Review: The House That Will Not Stand, Tricycle

“A decent woman never talks about two things: her age and her lovers”

Ensembles that offer multiple opportunities for middle-aged women of colour (apologies for the clunky description) are few and far between so I think it is important to acknowledge Indhu Rubasingham’s efforts in bringing The House That Will Not Stand to the Tricycle for that alone. That Marcus Garvey’s play turns out to delve into a fascinating and under-explored period in history thus feels like something of a Brucie bonus.

It’s New Orleans in 1836 and Lazare Albans has died. As mistress to this rich white man, the fiercely proud Beartrice has become wealthy in her own right and under the relatively liberal system of plaçage, she and their three daughters are free women and stand to receive a grand inheritance. But as Louisiana changes hands from the French to the Yankees, so too do the prevailing US attitudes towards slavery glower on the horizon and threatens the position of all people of colour in a state that had somehow bucked the trend in race relations.

Under plaçage, the prospects of the three daughters – Ayesha Antoine, Ronke Adekoluejo and Danusia Samal all in impressive form – depended on the lightness of their skin (I don’t think I’ll look at a brown paper bag in the same way again) but even as Martina Laird’s Beatrice declares that true freedom will be theirs, it is clear that forces are gathering against them. From which direction these come though, makes the second act a true delight as domestic squabbles give way to voodoo rituals, interventions from the spirit world and a grand sense of near-operatic extravagance.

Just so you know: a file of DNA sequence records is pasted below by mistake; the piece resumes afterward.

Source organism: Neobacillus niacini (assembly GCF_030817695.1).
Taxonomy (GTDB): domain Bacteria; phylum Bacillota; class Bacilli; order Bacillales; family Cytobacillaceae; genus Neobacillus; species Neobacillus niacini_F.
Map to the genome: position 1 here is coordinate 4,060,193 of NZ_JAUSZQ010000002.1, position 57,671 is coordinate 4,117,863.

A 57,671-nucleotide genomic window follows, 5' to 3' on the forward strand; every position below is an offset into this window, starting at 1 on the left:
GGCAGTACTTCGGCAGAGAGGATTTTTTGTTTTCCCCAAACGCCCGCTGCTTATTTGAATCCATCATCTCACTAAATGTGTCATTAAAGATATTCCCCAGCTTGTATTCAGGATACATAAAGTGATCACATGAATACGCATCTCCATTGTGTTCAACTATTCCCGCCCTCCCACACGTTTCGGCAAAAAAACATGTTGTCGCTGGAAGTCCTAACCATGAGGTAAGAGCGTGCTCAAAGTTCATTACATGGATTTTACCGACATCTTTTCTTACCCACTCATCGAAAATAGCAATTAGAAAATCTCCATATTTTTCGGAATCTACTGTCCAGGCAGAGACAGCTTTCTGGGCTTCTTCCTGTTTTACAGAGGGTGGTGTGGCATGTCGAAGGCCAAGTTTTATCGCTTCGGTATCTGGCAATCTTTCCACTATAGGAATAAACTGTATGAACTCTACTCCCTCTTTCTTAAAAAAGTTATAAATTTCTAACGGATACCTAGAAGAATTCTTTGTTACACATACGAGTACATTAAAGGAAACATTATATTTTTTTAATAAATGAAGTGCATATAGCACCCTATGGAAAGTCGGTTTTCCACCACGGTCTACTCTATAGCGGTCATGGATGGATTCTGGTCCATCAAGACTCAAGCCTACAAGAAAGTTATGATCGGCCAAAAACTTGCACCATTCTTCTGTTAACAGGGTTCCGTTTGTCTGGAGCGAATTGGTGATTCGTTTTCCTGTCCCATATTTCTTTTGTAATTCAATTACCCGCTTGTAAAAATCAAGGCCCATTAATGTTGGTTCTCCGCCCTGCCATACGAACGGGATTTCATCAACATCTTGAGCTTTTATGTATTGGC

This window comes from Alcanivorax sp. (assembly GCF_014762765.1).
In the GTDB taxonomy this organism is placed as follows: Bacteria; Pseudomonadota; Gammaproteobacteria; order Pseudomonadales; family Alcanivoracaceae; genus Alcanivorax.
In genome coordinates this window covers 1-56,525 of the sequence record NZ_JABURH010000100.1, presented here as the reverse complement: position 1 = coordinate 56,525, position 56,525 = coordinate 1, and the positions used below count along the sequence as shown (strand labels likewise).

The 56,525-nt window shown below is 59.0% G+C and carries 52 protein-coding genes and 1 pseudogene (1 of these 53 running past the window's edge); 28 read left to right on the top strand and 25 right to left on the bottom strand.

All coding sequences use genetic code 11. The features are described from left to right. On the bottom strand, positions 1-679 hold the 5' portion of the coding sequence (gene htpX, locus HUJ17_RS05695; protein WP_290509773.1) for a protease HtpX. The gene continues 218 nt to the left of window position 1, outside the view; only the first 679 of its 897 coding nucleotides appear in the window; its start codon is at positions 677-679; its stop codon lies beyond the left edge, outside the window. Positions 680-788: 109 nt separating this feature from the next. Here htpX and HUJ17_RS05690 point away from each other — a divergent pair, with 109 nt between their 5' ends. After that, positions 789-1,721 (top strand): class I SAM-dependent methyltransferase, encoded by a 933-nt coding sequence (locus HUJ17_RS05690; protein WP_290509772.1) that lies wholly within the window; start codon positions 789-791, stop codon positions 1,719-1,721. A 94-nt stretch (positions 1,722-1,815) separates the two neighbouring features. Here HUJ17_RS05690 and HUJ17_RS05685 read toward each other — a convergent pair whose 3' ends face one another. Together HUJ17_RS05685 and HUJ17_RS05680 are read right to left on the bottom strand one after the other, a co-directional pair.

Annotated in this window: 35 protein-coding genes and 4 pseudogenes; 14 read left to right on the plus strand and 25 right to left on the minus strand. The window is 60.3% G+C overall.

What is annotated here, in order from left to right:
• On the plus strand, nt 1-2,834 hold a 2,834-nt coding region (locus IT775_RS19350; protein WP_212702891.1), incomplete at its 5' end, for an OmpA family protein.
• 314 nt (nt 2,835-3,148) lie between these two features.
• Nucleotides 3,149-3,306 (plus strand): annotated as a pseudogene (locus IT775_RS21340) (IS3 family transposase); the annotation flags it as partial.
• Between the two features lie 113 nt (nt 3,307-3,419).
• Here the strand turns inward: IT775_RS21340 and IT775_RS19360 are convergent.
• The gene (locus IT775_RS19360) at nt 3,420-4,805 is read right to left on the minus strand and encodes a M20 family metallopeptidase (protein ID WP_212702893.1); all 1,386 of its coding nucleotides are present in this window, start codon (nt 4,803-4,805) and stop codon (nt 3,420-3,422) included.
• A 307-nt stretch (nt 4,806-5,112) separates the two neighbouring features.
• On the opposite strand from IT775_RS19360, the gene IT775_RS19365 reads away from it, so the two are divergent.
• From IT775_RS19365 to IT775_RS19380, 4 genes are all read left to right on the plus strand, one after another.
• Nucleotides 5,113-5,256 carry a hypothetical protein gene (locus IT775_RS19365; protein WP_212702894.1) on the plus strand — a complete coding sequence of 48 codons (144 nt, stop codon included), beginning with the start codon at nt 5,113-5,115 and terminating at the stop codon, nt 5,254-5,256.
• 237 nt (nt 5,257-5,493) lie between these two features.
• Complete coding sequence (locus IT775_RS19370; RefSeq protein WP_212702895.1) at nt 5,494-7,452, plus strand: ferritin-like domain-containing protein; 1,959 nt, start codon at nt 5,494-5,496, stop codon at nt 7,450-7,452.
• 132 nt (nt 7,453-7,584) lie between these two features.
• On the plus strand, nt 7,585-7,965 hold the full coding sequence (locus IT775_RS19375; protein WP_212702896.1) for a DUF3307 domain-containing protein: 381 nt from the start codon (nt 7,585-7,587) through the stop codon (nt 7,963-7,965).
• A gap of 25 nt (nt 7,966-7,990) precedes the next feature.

Rubasingham directs nimbly with the assistance of evocative lighting from Paul Anderson and a statuesque but simple set from Tom Piper, and there is much to savour in the striking performances. Laird’s matriarch pulses with frustrated power, Michele Austin is wickedly enjoyable as vindictively gossiping neighbour La Veuve and Tanya Moodie caps off an excellent year with a stunning take on Makeda, the servant who more than stands up for herself, eyes gleaming with resourceful ingenuity. A fantastic production of a most intriguing play.

Running time: 2 hours 18 minutes (with interval)
Playtext cost: £3.50
Booking until 29th November

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